Front Cover

Children Learn in Unique Ways – Here’s the Key to Every Child’s Learning Success.

by Mariaemma Willis, M.S. & Victoria Kindle Hodson, M.A.

“This book is a necessity for homeschoolers. It goes much deeper than other learning-style philosophies and offers field-proven insight and knowledge resulting from the authors’ work with hundreds of real families. The material in this boo changed our family’s life!” ~ Michael and Mary Leppert, authors of The Homeschooling Almanac, 2000-2001 and publishers of The Link, a homeschool newspaper.

Part I motivates us to get on the child’s team.

It never ceases to amaze me that we still insist on teaching our children with a system that has failed ourselves and is still constantly proving to fail them. In a day and age where we have the world of knowledge at our fingertips teachers still persist in teaching kids with methods that don’t work for the majority of students and in the process kills their love for learning. Many students today are lost in a system, believing they are failures whereas in fact, the system has failed to acknowledge and cater for the way they learn best.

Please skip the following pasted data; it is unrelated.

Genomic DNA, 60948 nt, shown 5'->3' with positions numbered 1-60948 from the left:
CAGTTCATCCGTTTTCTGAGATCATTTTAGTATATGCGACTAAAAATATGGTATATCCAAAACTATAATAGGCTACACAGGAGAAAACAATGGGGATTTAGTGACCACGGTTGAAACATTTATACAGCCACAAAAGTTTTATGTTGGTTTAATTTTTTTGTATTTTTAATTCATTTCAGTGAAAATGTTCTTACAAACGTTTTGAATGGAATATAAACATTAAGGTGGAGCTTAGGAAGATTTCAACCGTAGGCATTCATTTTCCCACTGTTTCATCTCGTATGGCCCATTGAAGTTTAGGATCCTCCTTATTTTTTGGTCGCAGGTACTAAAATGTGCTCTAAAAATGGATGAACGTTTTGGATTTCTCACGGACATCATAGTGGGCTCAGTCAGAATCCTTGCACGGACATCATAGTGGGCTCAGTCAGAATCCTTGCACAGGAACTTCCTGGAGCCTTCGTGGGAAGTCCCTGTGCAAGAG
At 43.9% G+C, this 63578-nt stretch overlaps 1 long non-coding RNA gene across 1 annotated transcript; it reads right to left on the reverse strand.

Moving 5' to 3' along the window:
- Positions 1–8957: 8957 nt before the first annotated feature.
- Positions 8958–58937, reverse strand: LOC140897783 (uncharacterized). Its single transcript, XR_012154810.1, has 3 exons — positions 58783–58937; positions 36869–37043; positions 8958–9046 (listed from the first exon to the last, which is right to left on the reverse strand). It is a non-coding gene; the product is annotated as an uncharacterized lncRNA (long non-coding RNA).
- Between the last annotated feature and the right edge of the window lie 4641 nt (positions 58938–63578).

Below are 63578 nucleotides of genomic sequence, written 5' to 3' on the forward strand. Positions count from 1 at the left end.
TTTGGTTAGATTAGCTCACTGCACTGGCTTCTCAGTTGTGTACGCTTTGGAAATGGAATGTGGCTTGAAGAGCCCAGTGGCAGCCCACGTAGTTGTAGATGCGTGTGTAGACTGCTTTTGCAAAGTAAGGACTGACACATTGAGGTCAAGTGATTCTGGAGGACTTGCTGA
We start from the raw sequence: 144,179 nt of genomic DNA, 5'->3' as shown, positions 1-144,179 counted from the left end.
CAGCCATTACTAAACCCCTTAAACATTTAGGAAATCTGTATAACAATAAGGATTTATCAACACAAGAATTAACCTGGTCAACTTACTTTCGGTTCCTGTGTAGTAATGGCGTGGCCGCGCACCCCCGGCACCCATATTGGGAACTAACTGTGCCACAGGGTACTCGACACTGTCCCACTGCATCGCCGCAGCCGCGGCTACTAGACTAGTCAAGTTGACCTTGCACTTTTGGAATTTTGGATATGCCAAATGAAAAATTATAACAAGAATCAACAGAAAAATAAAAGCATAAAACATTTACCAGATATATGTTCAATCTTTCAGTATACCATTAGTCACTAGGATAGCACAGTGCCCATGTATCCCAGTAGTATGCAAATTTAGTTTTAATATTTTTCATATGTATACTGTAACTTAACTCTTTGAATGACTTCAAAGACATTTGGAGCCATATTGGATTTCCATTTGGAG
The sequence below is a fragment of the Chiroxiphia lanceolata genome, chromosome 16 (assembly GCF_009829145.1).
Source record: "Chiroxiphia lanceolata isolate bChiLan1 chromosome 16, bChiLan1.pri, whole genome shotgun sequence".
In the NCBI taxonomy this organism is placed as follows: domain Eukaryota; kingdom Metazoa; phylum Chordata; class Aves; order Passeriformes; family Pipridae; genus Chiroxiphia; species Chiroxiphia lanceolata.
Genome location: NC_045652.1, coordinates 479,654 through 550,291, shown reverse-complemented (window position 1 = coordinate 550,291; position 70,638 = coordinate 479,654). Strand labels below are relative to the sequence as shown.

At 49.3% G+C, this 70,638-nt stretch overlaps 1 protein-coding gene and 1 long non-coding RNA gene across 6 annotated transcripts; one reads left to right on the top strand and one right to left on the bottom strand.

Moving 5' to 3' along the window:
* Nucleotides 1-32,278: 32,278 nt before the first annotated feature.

“Lifelong self images are formed by how successful we are in school. The word "failure" often echoes in a person's ear well into adulthood and undermines marriages, parent-child relationships and careers. I wish I had the space to tell my adult clients' stories about the negative consequences of having been labelled a failure in elementary school.”